Thanks to the Family Research Council, we now have a new ad that is as punchy and funny as anything yet produced by either side. So who cares if it isn't true? Why should this be different from the rest of the debate?
What is different, however, is that the FRC, one of the leading Capitol Hill crusaders for the Christian right, has produced a morality-free ad: no abortion, no death panels. Just a scary message about saddling future generations with deficits from "government-run health care" that will "leave our children to pay for over a trillion dollars in additional debt."
The ad is just 30 seconds -- a blessing in itself, and a smart move -- and shows a kindly grandpa, in some not-too-distant future, reassuring his young grandson that yes, he will be able to have that expensive operation, but no worries because "it's free!"
"Who's paying for it?" asks the boy.
"You are!" responds Grandpa with evident complacency, before shooing the boy off: "You're late for work." And the boy puts on a jacket and tie and heads out to earn a living.
It's cute, pointed and fact-free -- everything that makes for an effective advocacy spot. Sure, the Baucus Senate bill that is emerging as the template for reform would reduce the nation's uninsured by 29 million people and reduce the budget deficit by $81 billion over a decade. And never mind that seniors like the fellow in the ad are the most opposed to reform. Or that it was the FRC-backed Republicans who opened the fiscal faucets for a sea of red ink. (Not to mention that the kid picks up a copy of The Wall Street Journal before heading out the door? Like we'll still have newspapers!)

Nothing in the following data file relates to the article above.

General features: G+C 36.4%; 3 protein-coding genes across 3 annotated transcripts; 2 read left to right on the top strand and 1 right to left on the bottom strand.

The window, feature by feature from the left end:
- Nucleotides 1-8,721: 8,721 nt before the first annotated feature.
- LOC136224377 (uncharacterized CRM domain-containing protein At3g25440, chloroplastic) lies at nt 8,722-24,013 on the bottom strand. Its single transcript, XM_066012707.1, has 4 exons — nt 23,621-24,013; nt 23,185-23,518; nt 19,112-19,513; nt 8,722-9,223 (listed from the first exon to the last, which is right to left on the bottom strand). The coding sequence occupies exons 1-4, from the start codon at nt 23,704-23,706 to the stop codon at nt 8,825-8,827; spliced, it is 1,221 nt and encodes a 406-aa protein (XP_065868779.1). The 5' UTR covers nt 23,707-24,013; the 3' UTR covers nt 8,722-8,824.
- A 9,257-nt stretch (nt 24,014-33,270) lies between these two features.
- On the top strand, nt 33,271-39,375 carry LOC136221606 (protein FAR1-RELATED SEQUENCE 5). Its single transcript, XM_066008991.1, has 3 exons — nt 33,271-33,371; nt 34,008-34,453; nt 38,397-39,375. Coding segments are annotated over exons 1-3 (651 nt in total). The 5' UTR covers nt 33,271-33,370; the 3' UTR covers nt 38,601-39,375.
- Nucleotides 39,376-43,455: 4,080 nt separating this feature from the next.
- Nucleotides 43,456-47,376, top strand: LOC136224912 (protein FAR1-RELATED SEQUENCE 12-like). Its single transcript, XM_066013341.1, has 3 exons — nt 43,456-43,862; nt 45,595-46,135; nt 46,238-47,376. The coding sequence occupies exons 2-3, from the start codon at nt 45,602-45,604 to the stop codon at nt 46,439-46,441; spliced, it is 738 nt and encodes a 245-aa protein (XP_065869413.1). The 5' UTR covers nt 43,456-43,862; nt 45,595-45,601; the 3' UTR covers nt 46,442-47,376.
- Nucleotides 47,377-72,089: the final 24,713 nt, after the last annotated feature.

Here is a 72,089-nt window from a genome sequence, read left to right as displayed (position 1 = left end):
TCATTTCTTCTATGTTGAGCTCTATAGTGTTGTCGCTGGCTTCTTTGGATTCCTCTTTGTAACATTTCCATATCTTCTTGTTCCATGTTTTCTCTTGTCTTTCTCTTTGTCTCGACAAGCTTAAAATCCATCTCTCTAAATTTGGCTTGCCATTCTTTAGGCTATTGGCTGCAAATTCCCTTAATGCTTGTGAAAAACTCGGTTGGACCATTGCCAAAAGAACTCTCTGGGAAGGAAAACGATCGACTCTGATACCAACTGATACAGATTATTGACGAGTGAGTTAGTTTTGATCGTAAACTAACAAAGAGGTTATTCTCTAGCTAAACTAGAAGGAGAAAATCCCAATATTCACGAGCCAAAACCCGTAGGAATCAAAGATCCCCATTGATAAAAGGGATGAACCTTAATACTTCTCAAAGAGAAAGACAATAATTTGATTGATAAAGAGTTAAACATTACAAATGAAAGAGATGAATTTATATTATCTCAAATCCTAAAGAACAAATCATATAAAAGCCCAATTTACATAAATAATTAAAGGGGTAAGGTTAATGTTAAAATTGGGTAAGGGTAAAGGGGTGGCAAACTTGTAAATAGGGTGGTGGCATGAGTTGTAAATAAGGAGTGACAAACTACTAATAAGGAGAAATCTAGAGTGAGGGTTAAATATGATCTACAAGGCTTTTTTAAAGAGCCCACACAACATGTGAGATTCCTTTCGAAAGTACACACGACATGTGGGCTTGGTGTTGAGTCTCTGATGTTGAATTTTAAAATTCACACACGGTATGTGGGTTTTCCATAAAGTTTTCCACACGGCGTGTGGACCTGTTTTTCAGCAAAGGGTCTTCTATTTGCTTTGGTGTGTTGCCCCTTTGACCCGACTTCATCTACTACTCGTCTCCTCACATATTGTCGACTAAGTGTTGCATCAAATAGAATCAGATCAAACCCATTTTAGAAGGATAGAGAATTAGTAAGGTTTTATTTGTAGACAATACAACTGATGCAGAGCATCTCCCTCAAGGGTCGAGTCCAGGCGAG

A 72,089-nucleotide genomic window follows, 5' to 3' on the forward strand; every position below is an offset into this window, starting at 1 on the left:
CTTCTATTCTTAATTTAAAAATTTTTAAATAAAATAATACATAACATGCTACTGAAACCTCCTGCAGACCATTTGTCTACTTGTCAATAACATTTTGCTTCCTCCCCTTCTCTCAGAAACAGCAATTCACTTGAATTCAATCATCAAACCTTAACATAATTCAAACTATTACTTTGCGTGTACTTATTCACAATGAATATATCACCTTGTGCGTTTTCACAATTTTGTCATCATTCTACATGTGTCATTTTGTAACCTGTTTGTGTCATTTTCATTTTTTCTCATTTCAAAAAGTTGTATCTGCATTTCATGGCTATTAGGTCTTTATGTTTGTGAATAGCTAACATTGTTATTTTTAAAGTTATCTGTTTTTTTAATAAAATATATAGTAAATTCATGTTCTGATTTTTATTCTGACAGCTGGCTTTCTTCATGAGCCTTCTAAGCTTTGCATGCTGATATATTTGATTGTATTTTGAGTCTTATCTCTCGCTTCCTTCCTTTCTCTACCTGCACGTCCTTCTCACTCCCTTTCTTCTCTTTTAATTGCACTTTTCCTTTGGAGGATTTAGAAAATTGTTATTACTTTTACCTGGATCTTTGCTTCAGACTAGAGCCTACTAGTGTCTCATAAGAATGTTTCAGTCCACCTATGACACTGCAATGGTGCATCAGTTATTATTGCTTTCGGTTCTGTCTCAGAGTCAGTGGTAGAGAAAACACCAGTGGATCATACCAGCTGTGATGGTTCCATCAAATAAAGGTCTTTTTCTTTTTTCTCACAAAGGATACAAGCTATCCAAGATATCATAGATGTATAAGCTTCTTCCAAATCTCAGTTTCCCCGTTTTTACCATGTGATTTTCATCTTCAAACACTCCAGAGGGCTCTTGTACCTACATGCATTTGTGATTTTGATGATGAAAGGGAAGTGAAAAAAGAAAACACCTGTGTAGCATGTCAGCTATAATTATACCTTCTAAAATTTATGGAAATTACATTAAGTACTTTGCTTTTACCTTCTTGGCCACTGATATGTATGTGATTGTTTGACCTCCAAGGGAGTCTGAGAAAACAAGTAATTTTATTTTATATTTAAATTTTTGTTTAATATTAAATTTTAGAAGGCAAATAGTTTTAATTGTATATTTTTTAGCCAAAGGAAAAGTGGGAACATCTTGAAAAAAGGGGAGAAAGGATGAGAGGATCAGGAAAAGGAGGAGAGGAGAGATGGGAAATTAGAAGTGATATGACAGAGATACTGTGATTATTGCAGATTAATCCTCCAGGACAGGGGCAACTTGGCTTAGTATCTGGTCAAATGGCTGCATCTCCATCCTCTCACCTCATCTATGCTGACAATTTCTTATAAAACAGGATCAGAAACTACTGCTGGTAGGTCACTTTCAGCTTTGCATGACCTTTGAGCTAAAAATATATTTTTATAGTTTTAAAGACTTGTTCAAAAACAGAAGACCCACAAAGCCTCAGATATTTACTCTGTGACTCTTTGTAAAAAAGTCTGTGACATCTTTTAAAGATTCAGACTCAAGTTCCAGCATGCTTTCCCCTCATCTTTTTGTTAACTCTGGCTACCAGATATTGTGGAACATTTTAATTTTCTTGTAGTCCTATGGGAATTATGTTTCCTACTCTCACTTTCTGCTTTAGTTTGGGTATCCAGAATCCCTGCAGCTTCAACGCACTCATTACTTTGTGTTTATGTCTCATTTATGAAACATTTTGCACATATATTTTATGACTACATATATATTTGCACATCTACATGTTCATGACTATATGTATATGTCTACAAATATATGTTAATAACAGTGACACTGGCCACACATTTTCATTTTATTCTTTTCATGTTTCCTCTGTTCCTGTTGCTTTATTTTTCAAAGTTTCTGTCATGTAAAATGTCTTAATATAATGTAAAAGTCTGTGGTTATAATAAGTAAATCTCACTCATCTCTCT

The really interesting thing is that the FRC ad doesn't make any mention of the hot-button issues like abortion and euthanasia that fueled the opposition of the religious right for so long. Interesting, but also problematic. As Dan Gilgoff of U.S. News asks, "Should a Christian group like the Family Research Council be expected to base its policy positions on the Bible or religious tradition, or is this kind of fiscal-based attack fair game?"
Here's another irony: The other new religious-based ad, from the liberal folks at Sojourners and The American Values Network, is all about Bible-based imperatives for health care reform. It is twice as long as the FRC ad, and gravely earnest. A solemn voice, backed by images of uninsured victims, says: "They are not numbers or statistics. They are God's children." The uninsured and under-insured and insured-but-still-can't afford-care wait "in suffering silence" while politicians "bear false witness" and special interests "reap the profits of fear."
Not so much fun, perhaps -- sort of like actually going to church. But certainly relevant, and in keeping with the mission of Sojourners et al.
So has the left got religion -- and the right lost it? And is either scenario a good thing?